||Transport of macromolecules and humate colloids through a sand and a clay amended sand laboratory column
West, Candida Cook.
||Robert S. Kerr Environmental Research Lab., Ada, OK.
||Robert S. Kerr Environmental Research Laboratory, Office of Research and Development , U.S. Environmental Protection Agency ;
Colloids--Mathematical models ;
Organic water pollutants--Mathematical models
Columns(Process engineering) ;
Water pollution ;
Water chemistry ;
Experimental design ;
Column packings ;
Colloid chemistry ;
Particle size distribution ;
Materials tests ;
Environmental transport ;
Land pollution ;
||Some EPA libraries have a fiche copy filed under the call number shown.
||vii, 42 p. : ill. ; 28 cm.
Evaluating contaminant fate in any environment necessitates determining the compartments into which the contaminant will distribute. In saturated subsurface environments the partitioning of a contaminant between the mobile aqueous phase and the immobile aquifer solid matrix is often the controlling distribution. The association of a contaminant with immobile solids results in a reduction in the dissolved mobile concentration of the contaminant, sometimes by orders of magnitude. However, it has been suggested that mobile entities such as suspended organic and inorganic colloids and macromolecules may increase the 'apparent' solubility of some contaminants. If this is the case, then predictions of contaminant transport based upon a two-phase system may seriously underestimate observed aqueous phase concentratations of contaminant in laboratory and field studies. The influence of these entities would need to be addressed by modeling systems as three phases consisting of immobile sorbed, dissolved and mobile sorbed phases. There is a good deal of research activity in the areas of colloid origination, chemistry, stability and mobility. Recently, colloidal entities such as macromolecules and viruses have been observed to be capable of eluting prior to conservative solutes in column and field studies. The intent of the study was to observe the transport of colloid-sized entities and to examine the validity of two proposed mechanisms by which the phenomenon may occur in the subsurface.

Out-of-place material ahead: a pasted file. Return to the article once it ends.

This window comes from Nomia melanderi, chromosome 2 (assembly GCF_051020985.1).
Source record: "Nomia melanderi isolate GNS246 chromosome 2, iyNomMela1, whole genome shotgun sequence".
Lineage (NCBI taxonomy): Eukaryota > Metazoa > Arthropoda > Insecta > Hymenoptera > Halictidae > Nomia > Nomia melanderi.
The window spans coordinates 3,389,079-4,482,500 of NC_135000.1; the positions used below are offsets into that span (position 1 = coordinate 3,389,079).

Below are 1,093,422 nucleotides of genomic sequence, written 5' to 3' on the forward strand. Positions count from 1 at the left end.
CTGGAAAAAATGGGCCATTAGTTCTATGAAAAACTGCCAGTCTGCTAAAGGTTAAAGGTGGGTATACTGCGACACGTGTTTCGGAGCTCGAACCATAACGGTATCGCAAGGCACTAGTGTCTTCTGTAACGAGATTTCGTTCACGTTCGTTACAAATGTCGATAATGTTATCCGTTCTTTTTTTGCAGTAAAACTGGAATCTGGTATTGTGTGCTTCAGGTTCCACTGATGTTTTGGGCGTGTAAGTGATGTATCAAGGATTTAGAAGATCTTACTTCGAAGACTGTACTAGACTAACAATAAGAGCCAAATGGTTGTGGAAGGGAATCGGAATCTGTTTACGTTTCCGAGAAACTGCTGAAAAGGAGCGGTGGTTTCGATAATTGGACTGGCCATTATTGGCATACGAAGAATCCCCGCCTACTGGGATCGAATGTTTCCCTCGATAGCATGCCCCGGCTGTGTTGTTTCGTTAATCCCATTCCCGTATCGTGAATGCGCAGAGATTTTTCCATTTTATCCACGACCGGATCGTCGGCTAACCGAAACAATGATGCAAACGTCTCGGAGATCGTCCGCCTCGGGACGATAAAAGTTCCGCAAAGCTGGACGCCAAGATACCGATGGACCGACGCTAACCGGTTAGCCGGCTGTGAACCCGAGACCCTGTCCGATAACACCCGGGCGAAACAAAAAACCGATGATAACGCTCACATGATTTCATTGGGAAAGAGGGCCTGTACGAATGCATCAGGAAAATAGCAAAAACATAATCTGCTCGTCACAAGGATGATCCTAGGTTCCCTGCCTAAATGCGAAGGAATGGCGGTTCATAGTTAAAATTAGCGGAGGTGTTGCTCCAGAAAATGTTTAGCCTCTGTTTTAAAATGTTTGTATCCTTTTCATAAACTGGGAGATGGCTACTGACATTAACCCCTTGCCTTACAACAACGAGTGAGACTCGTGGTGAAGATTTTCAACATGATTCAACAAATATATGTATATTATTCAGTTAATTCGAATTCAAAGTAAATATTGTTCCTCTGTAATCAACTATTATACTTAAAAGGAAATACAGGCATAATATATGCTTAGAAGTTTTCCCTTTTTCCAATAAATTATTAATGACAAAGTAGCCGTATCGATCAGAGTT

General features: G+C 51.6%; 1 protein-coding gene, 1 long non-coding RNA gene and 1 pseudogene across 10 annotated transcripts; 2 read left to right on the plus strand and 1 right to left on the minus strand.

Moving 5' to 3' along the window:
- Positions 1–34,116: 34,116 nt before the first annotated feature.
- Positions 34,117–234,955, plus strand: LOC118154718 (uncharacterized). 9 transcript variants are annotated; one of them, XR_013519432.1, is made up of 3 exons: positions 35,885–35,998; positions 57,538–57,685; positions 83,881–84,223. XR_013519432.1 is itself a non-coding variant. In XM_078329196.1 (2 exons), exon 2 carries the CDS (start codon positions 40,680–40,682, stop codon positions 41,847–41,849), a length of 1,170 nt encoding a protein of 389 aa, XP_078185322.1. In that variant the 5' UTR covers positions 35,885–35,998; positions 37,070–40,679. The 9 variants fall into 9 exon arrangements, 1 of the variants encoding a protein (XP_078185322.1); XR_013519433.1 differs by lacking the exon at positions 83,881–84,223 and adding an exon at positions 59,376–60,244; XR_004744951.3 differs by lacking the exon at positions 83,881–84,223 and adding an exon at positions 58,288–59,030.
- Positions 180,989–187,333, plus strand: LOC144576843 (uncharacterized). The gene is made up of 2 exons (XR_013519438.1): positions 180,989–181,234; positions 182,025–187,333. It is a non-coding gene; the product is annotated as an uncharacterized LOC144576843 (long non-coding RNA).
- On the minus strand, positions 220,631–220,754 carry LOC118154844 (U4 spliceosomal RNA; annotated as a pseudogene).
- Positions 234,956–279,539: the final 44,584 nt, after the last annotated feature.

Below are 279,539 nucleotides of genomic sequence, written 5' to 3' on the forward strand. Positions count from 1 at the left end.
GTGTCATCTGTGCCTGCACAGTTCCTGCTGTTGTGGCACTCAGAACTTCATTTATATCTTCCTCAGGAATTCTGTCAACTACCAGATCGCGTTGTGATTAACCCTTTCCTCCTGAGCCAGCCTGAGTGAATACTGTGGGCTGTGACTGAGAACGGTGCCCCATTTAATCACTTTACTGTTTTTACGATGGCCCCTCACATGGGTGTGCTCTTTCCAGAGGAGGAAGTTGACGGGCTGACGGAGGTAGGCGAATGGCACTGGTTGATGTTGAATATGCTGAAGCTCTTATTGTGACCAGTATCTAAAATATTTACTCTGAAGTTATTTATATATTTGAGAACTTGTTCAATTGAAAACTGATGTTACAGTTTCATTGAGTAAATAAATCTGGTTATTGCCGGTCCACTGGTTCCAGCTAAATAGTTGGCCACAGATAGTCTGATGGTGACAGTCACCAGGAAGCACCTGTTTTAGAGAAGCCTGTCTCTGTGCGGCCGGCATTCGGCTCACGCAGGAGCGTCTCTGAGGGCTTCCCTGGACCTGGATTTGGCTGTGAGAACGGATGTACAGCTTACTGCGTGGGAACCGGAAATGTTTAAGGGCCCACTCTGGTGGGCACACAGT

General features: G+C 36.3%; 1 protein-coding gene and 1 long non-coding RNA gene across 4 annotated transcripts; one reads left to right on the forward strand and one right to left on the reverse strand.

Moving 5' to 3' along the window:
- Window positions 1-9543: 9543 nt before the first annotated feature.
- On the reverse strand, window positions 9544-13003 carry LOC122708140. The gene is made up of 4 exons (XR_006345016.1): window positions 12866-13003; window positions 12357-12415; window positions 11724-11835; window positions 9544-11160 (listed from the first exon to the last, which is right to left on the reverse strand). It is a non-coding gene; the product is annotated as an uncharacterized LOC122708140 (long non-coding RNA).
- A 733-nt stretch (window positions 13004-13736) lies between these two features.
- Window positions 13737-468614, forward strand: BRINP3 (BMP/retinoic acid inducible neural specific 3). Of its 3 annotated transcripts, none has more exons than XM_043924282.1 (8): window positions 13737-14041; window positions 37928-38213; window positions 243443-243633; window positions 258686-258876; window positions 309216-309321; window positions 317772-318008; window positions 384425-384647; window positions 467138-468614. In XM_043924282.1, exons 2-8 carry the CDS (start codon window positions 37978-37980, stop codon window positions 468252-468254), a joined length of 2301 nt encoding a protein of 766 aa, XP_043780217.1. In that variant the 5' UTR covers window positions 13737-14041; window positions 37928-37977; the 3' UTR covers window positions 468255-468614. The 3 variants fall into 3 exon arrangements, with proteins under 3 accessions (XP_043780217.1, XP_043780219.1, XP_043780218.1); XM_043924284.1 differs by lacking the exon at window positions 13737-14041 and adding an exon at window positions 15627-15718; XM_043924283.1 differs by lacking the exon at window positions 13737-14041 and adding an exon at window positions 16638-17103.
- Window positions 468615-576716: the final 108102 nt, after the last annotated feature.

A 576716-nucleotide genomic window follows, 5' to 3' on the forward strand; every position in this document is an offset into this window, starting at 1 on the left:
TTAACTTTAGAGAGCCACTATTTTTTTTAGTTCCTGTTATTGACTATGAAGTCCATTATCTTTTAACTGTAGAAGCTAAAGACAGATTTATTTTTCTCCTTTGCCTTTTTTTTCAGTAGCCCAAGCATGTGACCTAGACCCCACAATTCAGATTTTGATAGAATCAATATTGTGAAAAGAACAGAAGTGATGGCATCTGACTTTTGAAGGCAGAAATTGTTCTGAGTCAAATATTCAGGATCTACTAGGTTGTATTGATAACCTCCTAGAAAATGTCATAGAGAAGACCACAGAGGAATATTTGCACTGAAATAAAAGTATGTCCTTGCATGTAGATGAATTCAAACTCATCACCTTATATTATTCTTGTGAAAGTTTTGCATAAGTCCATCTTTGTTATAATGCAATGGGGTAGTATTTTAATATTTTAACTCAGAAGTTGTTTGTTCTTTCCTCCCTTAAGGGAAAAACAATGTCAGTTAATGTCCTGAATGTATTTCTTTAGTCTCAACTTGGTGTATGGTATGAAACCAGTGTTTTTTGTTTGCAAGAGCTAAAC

"EPA/600/2-90/020" PB90-219205 Includes bibliographical references (p. 40-42).